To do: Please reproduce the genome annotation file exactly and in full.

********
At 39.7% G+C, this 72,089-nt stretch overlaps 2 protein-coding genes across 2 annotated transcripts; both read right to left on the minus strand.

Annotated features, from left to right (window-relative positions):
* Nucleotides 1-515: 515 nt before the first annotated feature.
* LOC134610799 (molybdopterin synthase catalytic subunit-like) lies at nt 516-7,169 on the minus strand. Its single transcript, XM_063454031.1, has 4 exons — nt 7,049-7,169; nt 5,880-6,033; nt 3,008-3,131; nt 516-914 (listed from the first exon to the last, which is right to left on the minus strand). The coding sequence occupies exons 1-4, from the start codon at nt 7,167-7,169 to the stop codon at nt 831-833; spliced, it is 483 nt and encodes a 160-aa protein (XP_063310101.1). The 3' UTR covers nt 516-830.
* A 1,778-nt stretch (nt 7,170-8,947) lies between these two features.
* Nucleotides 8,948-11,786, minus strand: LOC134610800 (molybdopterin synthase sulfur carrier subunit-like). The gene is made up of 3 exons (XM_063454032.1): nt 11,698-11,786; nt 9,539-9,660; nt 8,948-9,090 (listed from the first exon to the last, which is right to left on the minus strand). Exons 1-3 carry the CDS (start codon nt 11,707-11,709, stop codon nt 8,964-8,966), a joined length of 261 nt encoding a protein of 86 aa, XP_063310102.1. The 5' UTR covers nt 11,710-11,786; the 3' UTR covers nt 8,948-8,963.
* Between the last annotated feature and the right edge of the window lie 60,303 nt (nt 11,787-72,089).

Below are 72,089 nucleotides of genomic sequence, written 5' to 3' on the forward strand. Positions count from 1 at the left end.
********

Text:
At 39.7% G+C, this 72,089-nt stretch overlaps 2 protein-coding genes across 2 annotated transcripts; both read right to left on the minus strand.

Annotated features, from left to right (window-relative positions):
* Nucleotides 1-515: 515 nt before the first annotated feature.
* LOC134610799 (molybdopterin synthase catalytic subunit-like) lies at nt 516-7,169 on the minus strand. Its single transcript, XM_063454031.1, has 4 exons — nt 7,049-7,169; nt 5,880-6,033; nt 3,008-3,131; nt 516-914 (listed from the first exon to the last, which is right to left on the minus strand). The coding sequence occupies exons 1-4, from the start codon at nt 7,167-7,169 to the stop codon at nt 831-833; spliced, it is 483 nt and encodes a 160-aa protein (XP_063310101.1). The 3' UTR covers nt 516-830.
* A 1,778-nt stretch (nt 7,170-8,947) lies between these two features.
* Nucleotides 8,948-11,786, minus strand: LOC134610800 (molybdopterin synthase sulfur carrier subunit-like). The gene is made up of 3 exons (XM_063454032.1): nt 11,698-11,786; nt 9,539-9,660; nt 8,948-9,090 (listed from the first exon to the last, which is right to left on the minus strand). Exons 1-3 carry the CDS (start codon nt 11,707-11,709, stop codon nt 8,964-8,966), a joined length of 261 nt encoding a protein of 86 aa, XP_063310102.1. The 5' UTR covers nt 11,710-11,786; the 3' UTR covers nt 8,948-8,963.
* Between the last annotated feature and the right edge of the window lie 60,303 nt (nt 11,787-72,089).

Below are 72,089 nucleotides of genomic sequence, written 5' to 3' on the forward strand. Positions count from 1 at the left end.